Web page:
It may surprise you to realise though that there is no regulation around dog trainers – anyone can set up as a dog trainer. So if you feel that you need the services of a dog trainer what should you look for? This isn’t an exclusive list, but here are some pointers:
- Experience – although this shouldn’t be the only aspect you consider - someone could’ve been a bad trainer for many years!
- Professional membership of a reputable training organisation. Preferably look for one that demonstrates that the trainer has been assessed in a practical way – it is one thing to understand the theory, it is quite another to be able to execute it under pressure in a class! Be aware of anyone saying that their experience trumps membership to these organisations – most professional trainers are only too pleased to undergo the assessments needed for membership and make the renewal payments because it demonstrates that they are adept trainers. Also research the ethics of the organisation they belong to – chose a trainer who is a member of an organisation utilising positive techniques.
- Be careful before you assume that someone displaying letters after their name indicates that they are a qualified dog trainer. Occasionally this may be a completely unrelated degree or qualification. Always investigate letters further, particularly if it is not clear what they are for – anyone with relevant credentials is usually only too pleased to tell the world about them!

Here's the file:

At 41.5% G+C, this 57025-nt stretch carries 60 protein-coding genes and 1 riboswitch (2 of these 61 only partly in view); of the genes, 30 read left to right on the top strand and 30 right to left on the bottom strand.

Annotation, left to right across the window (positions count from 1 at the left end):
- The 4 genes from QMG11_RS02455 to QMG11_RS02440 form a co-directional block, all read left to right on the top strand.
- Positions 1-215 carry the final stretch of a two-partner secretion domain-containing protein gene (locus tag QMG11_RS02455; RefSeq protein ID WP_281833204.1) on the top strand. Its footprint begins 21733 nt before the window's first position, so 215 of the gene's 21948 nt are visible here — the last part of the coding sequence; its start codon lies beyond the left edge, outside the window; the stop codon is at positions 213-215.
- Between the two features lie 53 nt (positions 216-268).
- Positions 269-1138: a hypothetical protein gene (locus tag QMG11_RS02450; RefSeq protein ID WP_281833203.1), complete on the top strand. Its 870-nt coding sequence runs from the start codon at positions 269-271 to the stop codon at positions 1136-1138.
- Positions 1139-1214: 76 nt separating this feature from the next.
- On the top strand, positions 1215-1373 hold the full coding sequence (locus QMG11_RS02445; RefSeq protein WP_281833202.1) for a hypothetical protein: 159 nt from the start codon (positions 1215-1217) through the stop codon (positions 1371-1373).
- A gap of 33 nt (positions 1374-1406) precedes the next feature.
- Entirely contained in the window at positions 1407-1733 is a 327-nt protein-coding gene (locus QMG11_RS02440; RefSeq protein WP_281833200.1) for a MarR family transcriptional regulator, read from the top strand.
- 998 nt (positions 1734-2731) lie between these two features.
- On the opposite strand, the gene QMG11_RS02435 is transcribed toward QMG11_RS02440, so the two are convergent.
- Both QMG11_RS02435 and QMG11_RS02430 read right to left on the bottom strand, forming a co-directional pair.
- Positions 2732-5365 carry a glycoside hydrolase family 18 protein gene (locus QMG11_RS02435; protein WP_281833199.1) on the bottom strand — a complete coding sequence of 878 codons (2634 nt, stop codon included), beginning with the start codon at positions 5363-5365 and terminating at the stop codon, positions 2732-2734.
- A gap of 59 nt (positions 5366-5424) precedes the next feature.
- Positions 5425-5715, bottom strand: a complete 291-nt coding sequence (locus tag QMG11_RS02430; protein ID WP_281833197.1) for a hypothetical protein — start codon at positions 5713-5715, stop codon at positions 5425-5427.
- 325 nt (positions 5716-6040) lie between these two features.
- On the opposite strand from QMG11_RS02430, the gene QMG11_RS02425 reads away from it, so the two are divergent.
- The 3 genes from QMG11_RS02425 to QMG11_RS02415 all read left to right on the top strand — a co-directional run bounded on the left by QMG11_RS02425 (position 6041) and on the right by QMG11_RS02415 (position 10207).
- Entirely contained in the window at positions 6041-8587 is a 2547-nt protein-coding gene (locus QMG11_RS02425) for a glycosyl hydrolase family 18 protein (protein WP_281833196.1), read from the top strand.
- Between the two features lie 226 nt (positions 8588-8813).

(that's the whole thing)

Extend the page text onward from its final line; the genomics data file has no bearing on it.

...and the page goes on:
- Look for positive only trainers – trainers who utilise positive reinforcement methods in their training. Anyone calling themselves ‘balanced’ usually uses a fair degree of punishment in their training approach, claiming that positive only cannot work with the dogs that they do - this is simply not true.
- Check whether they’ve been on any relevant courses recently. Many trainers list the courses that they’ve attended on their website to demonstrate their commitment to keeping up their own professional development. This is a sign of a good trainer, one who is continuing to learn.
- Insurance – check that the trainer has the necessary insurance required for the training they do.
If you are going to be spending your hard earned cash on the services of a dog trainer, you owe it to yourself (and your dog!) to do your research when selecting a trainer. Be a savvy shopper! A good trainer will set you and your dog up with skills that will last a life time, which will soon make the price of that course or the 121 consultation pale into insignificance. Look into the credentials of the trainer, talk to them about the training they offer, ask to see a class before you sign up. Find out what you are really paying for!
Corrine is a member of the APDT (MAPDT 01181), a student member of the IMDT and a member of the Pet Professional Guild too. She has attended a wide range of courses that she has listed on her website.